Weatherford City Council discussed plans to build new police and fire stations during a work session on Tuesday evening at city hall.

The council committed to proceed with a funding plan for the projects. The plan includes using money from reserves, capital fund and a 1-cent tax rate increase compared to a budgeted rate of $0.4779.

Action was not necessarily made by council, but they did commit to a funding plan, Mayor Paul Paschall said.

“This is a firm commitment that we’re making council move forward for this budget period and these two capital projects that we’ve talked about tonight,” Paschall said.

According to a presentation by Assistant City Manager Brad Burnett, the new public safety building would be 32,000 square feet, cost no more than $14.5 million and have a life span of 30 years. Construction is expected to start in 2021.

The fire station would be about 10,000 square feet, cost no more than $4.5 million and have a life span of 30 years, according to the presentation. The building would need to withstand severe weather and would include sleeping quarters, commercial kitchen, fire marshals’ office, emergency back-up power and specialized equipment like an exhaust capture system and washing machine for bunker gear. Construction is planned to start in 2021 or 2022 after the property selection and design is complete.

Weatherford Police Chief Lance Arnold and Fire Chief Paul Rust gave presentations at the work session about why they need new buildings.

Arnold described the space issues at WPD’s current public safety building on Santa Fe Drive, including issues that people may come across when coming to the police station. He said there is a need for more parking space as the building is used for community meetings, a bigger conference room, room for training, an inside K-9 kennel and storage space. He also said police employees often share offices, and more private spaces are needed for officers to work on sensitive cases.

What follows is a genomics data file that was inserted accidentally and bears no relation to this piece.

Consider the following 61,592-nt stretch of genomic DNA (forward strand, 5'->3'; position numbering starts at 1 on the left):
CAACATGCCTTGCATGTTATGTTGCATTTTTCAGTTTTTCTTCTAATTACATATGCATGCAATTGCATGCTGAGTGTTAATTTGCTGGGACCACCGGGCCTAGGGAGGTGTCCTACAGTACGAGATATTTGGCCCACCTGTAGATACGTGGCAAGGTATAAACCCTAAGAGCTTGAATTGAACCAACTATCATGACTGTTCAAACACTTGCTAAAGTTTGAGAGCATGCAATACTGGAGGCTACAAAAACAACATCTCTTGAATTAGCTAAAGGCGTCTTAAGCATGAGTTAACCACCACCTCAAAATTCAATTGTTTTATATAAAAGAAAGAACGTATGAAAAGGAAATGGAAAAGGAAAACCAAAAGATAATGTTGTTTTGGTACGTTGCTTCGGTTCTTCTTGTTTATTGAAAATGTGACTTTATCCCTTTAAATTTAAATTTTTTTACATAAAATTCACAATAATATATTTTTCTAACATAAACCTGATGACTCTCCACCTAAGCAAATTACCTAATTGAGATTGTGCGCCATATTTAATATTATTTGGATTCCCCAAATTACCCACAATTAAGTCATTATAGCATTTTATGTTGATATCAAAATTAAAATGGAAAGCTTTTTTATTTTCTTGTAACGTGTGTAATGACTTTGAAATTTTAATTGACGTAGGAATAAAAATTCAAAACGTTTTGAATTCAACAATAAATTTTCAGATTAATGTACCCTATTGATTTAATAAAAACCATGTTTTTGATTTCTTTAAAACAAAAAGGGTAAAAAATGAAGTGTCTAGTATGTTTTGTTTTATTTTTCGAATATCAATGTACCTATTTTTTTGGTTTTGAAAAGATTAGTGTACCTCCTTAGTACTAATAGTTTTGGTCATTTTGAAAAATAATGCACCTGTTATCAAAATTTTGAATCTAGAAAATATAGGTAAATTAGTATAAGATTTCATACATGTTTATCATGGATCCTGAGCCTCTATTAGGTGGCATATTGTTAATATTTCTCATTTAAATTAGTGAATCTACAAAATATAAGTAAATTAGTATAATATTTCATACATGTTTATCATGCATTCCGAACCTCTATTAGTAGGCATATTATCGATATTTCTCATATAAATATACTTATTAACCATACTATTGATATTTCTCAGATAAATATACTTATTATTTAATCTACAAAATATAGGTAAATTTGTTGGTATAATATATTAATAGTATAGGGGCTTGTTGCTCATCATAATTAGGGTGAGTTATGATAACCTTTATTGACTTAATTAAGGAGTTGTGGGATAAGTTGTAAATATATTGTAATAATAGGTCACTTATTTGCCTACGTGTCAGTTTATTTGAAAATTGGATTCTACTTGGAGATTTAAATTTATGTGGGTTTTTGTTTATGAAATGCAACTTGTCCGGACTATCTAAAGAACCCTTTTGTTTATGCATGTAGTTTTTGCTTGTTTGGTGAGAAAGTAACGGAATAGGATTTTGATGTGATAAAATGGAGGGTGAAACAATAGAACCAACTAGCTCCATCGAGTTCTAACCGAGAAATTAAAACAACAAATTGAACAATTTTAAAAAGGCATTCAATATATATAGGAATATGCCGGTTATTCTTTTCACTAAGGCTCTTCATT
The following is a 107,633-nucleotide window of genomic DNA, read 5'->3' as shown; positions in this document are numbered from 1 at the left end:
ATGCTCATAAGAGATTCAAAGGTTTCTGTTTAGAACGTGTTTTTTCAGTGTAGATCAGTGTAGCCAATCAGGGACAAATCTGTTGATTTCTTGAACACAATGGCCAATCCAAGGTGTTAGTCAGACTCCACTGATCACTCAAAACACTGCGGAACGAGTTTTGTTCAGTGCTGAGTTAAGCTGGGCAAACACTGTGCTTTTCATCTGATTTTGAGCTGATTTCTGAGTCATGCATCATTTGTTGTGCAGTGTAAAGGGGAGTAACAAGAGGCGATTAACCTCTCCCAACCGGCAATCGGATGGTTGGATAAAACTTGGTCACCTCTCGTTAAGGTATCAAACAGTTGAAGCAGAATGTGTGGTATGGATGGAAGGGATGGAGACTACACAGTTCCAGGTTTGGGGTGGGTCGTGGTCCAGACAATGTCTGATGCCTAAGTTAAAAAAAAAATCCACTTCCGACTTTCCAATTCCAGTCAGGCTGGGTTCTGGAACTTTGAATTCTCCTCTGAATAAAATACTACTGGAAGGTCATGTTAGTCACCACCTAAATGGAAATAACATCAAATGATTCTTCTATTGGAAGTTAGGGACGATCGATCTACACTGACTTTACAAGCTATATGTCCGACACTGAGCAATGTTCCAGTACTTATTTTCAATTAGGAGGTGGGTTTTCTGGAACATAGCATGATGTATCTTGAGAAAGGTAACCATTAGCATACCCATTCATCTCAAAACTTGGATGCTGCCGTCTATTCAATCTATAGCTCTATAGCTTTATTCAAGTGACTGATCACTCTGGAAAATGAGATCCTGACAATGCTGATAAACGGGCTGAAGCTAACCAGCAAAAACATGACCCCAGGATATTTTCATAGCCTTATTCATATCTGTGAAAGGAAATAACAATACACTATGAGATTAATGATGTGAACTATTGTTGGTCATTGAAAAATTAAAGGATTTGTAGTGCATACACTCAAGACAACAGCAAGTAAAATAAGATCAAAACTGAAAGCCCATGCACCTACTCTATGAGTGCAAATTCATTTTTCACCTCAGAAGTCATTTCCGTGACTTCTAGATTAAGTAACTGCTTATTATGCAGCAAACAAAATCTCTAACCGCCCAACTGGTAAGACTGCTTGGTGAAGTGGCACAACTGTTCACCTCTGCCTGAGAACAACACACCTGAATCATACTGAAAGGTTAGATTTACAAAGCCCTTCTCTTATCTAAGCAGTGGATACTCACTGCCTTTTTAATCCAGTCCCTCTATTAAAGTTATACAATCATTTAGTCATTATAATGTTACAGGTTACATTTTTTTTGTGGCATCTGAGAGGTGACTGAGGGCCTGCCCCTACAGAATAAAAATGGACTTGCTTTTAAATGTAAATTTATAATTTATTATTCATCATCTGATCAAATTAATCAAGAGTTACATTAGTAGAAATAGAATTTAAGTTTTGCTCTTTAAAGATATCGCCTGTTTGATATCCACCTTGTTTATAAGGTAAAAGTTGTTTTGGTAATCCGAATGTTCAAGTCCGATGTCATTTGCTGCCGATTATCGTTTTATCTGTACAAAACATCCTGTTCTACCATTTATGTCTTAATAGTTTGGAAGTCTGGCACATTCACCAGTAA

“It is not uncommon to see officers processing evidence, from drugs to everything else, right next to someone who might be eating their dinner, working on a report at a computer station,” Arnold said. “Again, that limited space is causing us some issues.”

Rust said the fire station is having similar issues as the police station related to design and function of the building. He mentioned that a study is in progress currently to use data to determine the best location for a fire station. He also said there is a need for unisex bathroom areas, more privacy in living quarters and a better ventilation system to handle exhaust. Rust talked about the need to keep air with carcinogens out of spaces where firefighters live.

“What we’re finding is everything that we use is releasing those carcinogens, it’s in the smoke, everything that burns today is synthetic and all smoke has carcinogens, is loaded with carcinogens,” Rust said. “That’s why we’re finding out that so many firefighters are coming down with cancer.”

Completing both projects is expected to cost no more than $19 million, Burnett said. The city needs $7.2 million to fund debt service until fiscal year 2027, at which time debt service capacity increases. New debt will be funded through reserves and other revenue sources until then.

“The proposed options do not compromise short- or long-term financial strategies,” Burnett said.

Burnett then presented three funding options to council and asked for their direction. Council decided they were most comfortable with option three, which pulls $2.5 million from general fund cash reserves and a capital fund transfer of $3.5 million, or $500,000 yearly for seven years. Option three also includes a 1-cent tax rate increase, which amounts to $250,000 for seven years or $1.75 million in total.

A 1-cent increase would amount to an annual tax bill increase of $10, while a 2-cent increase would be a $20 increase, according to Burnett’s presentation.

Council also considered option two, which includes pulling $4 million from general fund cash reserves, capital fund transfer of $1.75 million and a 1-cent tax rate increase.

The council eliminated option one first. That plan included using $4 million from general fund cash reserves and a 2-cent tax rate increase to total to $3.5 million over seven years.

All options include $7.5 million for debt service and an extra $300,000 in case of interest rate fluctuations, according to the presentation.

Council is expected to vote on a proposed tax rate on Aug. 13. Tax rate hearings take place on Aug. 27 and Sept. 10. The budget and tax rate are scheduled to be adopted on Sept. 24.

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